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Beta-cell ARNT is required for normal glucose tolerance in murine pregnancy

Abstract

AIMS: Insulin secretion increases in normal pregnancy to meet increasing demands. Inability to increase beta-cell function results in gestational diabetes mellitus (GDM). We have previously shown that the expression of the transcription factor ARNT (Aryl-hydrocarbon Receptor Nuclear Translocator) is reduced in the islets of humans with type 2 diabetes. Mice with a beta-cell specific deletion of ARNT (beta-ARNT mice) have impaired glucose tolerance secondary to defective insulin secretion. We hypothesised that ARNT is required to increase beta-cell function during pregnancy, and that beta-ARNT mice would be unable to compensate for the beta-cell stress of pregnancy. The aims of this study were to investigate the mechanisms of ARNT regulation of beta-cell function and glucose tolerance in pregnancy. METHODS: beta-ARNT females were mated with floxed control (FC) males and FC females with beta-ARNT males. RESULTS: During pregnancy, beta-ARNT mice had a marked deterioration in glucose tolerance secondary to defective insulin secretion. There was impaired beta-cell proliferation in late pregnancy, associated with decreased protein and mRNA levels of the islet cell-cycle regulator cyclinD2. There was also reduced expression of Irs2 and G6PI. In contrast, in control mice, pregnancy was associated with a 2.1-fold increase in ARNT protein and a 1.6-fold increase in cyclinD2 protein, and with increased beta-cell proliferation. CONCLUSIONS: Islet ARNT increases in normal murine pregnancy and beta-cell ARNT is required for cyclinD2 induction and increased beta-cell proliferation in pregnancy.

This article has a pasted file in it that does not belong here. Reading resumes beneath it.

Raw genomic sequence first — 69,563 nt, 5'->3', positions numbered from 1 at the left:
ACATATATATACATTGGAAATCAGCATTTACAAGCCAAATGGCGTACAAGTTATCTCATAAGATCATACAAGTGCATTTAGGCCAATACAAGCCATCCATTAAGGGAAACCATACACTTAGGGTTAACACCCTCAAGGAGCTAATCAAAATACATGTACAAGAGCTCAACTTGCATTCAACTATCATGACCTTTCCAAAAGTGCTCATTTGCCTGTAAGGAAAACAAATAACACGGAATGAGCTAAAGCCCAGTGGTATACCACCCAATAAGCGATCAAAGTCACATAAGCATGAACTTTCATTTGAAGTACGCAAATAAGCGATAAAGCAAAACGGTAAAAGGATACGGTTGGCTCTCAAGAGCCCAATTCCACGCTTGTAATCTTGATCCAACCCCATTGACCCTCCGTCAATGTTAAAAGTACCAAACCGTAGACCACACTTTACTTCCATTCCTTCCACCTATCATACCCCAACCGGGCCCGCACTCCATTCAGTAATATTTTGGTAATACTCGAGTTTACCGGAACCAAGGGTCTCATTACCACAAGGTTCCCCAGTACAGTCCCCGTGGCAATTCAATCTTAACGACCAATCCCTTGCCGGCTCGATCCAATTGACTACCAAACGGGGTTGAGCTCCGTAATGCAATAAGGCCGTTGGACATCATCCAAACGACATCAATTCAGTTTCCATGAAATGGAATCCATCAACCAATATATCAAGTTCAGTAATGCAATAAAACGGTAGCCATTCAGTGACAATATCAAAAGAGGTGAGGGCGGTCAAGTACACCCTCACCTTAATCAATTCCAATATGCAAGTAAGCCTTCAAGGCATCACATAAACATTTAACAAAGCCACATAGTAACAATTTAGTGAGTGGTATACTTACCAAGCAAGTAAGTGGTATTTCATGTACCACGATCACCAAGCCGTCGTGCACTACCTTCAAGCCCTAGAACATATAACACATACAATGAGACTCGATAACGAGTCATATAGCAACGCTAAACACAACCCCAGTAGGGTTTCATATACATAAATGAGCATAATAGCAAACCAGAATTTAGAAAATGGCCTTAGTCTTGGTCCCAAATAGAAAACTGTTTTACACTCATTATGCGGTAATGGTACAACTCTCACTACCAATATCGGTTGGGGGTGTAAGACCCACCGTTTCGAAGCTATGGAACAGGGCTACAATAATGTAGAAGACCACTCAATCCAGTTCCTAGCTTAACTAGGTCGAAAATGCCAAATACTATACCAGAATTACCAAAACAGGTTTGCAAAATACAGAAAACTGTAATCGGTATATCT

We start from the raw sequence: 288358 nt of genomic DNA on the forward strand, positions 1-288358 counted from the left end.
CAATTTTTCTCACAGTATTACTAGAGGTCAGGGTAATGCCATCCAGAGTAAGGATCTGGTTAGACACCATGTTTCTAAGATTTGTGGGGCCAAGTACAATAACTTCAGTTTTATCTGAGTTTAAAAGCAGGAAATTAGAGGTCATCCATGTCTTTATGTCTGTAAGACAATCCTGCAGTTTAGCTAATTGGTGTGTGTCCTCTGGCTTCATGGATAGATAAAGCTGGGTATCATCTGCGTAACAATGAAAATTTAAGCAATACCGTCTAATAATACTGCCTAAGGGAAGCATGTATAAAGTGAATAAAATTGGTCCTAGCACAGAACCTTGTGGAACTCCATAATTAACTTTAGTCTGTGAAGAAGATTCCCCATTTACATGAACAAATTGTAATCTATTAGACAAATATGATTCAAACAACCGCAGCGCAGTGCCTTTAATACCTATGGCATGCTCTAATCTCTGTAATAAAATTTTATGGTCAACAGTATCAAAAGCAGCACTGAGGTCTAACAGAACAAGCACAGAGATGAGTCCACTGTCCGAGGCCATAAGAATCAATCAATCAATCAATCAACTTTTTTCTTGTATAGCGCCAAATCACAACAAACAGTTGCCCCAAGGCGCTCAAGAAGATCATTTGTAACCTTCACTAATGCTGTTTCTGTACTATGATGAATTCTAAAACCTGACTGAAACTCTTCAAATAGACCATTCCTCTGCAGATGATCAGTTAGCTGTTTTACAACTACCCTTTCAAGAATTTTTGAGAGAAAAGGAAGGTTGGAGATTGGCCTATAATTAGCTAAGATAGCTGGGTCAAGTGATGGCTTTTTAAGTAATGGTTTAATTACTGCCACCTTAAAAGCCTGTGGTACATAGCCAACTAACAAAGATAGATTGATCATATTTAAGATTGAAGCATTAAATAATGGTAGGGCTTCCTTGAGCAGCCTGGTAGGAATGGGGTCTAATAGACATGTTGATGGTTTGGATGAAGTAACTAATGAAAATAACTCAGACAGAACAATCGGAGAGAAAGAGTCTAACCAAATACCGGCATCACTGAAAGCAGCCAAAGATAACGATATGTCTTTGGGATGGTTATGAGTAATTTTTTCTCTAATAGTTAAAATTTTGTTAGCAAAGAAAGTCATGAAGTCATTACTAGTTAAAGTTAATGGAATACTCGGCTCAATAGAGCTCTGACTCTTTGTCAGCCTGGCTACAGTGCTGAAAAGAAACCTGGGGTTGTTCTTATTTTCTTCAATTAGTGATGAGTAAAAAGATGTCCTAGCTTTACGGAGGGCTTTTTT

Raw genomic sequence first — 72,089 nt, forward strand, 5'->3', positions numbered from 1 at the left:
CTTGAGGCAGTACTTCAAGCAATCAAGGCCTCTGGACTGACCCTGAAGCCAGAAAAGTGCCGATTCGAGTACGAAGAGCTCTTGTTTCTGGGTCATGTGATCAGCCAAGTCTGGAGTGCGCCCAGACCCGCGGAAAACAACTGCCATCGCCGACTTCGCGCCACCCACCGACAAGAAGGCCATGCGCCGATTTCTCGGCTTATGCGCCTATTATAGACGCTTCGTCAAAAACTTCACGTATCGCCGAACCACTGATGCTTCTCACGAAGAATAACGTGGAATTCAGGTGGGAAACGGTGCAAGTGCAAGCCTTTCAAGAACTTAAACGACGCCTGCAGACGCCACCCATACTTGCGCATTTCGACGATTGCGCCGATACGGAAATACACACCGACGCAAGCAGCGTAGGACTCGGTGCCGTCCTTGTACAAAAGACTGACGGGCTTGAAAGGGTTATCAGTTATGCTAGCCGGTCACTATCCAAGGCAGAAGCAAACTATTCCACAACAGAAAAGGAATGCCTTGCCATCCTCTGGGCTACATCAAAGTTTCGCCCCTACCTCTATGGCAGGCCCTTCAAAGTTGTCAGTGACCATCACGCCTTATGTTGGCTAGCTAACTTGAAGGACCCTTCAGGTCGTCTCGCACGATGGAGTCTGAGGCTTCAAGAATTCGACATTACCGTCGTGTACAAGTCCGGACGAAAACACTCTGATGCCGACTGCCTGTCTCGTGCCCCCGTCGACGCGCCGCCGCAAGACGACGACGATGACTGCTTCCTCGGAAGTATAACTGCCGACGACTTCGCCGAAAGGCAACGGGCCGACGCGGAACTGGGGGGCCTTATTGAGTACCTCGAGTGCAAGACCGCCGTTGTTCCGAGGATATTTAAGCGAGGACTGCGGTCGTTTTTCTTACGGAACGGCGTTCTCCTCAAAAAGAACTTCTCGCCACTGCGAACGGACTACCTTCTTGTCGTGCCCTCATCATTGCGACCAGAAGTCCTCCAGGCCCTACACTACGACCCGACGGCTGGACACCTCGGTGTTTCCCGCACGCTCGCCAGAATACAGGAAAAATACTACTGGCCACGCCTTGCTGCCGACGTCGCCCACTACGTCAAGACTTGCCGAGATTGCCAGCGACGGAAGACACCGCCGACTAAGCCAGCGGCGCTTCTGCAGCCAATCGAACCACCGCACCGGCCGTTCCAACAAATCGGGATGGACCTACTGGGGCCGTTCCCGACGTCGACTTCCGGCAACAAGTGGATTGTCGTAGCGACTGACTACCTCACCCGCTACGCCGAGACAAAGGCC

Type Journal
Authors Lau, S. M.; Cha, K. M.; Karunatillake, A.; Stokes, R. A.; Cheng, K.; McLean, M.; Cheung, N. W.; Gonzalez, F. J.; Gunton, J. E.;
Garvan Authors Prof Jenny Gunton , Kuan Cha , Dr Sue Mei Lau
Publisher Name PLoS ONE
Published Date 2013-10-24 00:00:00
Published Volume 8
Published Issue 10
Published Pages e77419
URL http://www.ncbi.nlm.nih.gov/pubmed/24204824
Status Published